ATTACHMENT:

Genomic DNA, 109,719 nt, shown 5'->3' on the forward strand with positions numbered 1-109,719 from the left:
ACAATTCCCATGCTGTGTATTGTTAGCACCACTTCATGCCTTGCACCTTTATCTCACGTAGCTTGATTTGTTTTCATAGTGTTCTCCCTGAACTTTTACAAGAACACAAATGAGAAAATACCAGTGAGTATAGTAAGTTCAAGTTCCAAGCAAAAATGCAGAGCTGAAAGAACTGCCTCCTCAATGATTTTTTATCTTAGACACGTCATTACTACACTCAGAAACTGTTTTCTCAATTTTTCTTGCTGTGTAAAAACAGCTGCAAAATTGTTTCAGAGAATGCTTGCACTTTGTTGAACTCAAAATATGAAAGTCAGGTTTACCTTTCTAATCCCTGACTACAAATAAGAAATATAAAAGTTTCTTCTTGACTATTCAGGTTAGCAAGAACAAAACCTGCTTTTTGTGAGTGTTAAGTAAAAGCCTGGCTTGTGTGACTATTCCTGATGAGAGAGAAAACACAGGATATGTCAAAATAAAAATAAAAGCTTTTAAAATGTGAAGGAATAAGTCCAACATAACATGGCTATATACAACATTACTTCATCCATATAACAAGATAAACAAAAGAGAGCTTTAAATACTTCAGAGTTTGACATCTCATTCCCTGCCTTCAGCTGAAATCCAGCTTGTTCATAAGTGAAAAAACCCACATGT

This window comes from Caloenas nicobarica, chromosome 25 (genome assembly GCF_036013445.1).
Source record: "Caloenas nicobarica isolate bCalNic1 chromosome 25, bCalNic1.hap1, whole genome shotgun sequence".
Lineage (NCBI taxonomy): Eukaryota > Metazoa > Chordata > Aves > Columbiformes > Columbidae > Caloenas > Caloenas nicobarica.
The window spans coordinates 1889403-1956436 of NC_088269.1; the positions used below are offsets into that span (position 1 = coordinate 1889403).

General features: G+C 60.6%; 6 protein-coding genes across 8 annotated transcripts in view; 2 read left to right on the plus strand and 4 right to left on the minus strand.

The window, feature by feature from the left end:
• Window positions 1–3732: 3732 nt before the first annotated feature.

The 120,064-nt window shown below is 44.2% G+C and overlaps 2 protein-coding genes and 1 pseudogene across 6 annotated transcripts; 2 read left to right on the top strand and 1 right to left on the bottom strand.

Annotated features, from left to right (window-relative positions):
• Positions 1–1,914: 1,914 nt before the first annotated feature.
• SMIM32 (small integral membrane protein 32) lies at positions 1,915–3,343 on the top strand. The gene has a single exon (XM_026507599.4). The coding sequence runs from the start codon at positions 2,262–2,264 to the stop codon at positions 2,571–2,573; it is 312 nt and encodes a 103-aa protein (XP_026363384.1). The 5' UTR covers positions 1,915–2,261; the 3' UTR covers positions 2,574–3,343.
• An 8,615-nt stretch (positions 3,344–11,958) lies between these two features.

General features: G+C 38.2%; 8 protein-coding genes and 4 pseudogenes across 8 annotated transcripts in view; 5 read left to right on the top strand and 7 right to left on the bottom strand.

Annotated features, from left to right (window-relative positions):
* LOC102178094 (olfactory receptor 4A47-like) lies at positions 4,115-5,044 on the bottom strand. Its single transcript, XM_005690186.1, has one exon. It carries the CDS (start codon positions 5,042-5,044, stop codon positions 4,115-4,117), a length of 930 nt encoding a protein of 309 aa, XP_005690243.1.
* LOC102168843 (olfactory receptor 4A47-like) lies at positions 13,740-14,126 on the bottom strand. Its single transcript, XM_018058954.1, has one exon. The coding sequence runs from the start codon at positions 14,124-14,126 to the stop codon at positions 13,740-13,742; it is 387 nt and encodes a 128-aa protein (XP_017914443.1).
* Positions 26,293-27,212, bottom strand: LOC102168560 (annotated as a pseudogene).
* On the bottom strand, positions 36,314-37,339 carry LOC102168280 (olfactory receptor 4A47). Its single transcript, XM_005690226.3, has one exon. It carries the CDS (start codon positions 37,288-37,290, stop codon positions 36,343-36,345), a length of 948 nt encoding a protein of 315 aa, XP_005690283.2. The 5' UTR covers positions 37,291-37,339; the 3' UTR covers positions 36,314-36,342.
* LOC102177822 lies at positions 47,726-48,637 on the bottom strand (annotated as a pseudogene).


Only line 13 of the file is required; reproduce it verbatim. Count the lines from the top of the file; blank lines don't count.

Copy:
• SMIM32 (small integral membrane protein 32) lies at positions 1,915–3,343 on the top strand. The gene has a single exon (XM_026507599.4). The coding sequence runs from the start codon at positions 2,262–2,264 to the stop codon at positions 2,571–2,573; it is 312 nt and encodes a 103-aa protein (XP_026363384.1). The 5' UTR covers positions 1,915–2,261; the 3' UTR covers positions 2,574–3,343.